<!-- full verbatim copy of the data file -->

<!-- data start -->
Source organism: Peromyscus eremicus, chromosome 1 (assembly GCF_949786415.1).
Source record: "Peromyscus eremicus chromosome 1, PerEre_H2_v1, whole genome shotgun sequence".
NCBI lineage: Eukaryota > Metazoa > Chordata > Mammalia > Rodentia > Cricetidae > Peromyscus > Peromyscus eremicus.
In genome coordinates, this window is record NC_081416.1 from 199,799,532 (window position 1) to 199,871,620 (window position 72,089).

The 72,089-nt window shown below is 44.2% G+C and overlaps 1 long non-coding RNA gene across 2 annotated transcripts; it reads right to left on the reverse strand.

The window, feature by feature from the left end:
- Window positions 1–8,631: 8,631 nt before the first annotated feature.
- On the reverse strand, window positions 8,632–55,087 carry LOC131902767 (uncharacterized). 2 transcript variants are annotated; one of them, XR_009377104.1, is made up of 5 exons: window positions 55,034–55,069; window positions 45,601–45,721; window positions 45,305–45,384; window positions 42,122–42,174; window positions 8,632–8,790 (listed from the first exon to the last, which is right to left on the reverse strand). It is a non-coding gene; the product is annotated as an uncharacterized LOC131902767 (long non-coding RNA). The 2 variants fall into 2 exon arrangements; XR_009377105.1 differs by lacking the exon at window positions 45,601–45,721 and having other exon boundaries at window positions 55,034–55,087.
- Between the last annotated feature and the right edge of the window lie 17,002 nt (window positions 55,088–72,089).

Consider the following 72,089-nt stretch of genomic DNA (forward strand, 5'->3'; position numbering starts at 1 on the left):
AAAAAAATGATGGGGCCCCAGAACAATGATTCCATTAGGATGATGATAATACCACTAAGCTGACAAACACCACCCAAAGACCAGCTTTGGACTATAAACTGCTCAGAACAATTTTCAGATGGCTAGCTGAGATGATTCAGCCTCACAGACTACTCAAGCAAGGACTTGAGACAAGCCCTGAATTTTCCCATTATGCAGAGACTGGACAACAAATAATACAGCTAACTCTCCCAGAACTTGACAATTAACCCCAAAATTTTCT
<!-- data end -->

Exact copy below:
Source organism: Peromyscus eremicus, chromosome 1 (assembly GCF_949786415.1).
Source record: "Peromyscus eremicus chromosome 1, PerEre_H2_v1, whole genome shotgun sequence".
NCBI lineage: Eukaryota > Metazoa > Chordata > Mammalia > Rodentia > Cricetidae > Peromyscus > Peromyscus eremicus.
In genome coordinates, this window is record NC_081416.1 from 199,799,532 (window position 1) to 199,871,620 (window position 72,089).

The 72,089-nt window shown below is 44.2% G+C and overlaps 1 long non-coding RNA gene across 2 annotated transcripts; it reads right to left on the reverse strand.

The window, feature by feature from the left end:
- Window positions 1–8,631: 8,631 nt before the first annotated feature.
- On the reverse strand, window positions 8,632–55,087 carry LOC131902767 (uncharacterized). 2 transcript variants are annotated; one of them, XR_009377104.1, is made up of 5 exons: window positions 55,034–55,069; window positions 45,601–45,721; window positions 45,305–45,384; window positions 42,122–42,174; window positions 8,632–8,790 (listed from the first exon to the last, which is right to left on the reverse strand). It is a non-coding gene; the product is annotated as an uncharacterized LOC131902767 (long non-coding RNA). The 2 variants fall into 2 exon arrangements; XR_009377105.1 differs by lacking the exon at window positions 45,601–45,721 and having other exon boundaries at window positions 55,034–55,087.
- Between the last annotated feature and the right edge of the window lie 17,002 nt (window positions 55,088–72,089).

Consider the following 72,089-nt stretch of genomic DNA (forward strand, 5'->3'; position numbering starts at 1 on the left):
AAAAAAATGATGGGGCCCCAGAACAATGATTCCATTAGGATGATGATAATACCACTAAGCTGACAAACACCACCCAAAGACCAGCTTTGGACTATAAACTGCTCAGAACAATTTTCAGATGGCTAGCTGAGATGATTCAGCCTCACAGACTACTCAAGCAAGGACTTGAGACAAGCCCTGAATTTTCCCATTATGCAGAGACTGGACAACAAATAATACAGCTAACTCTCCCAGAACTTGACAATTAACCCCAAAATTTTCT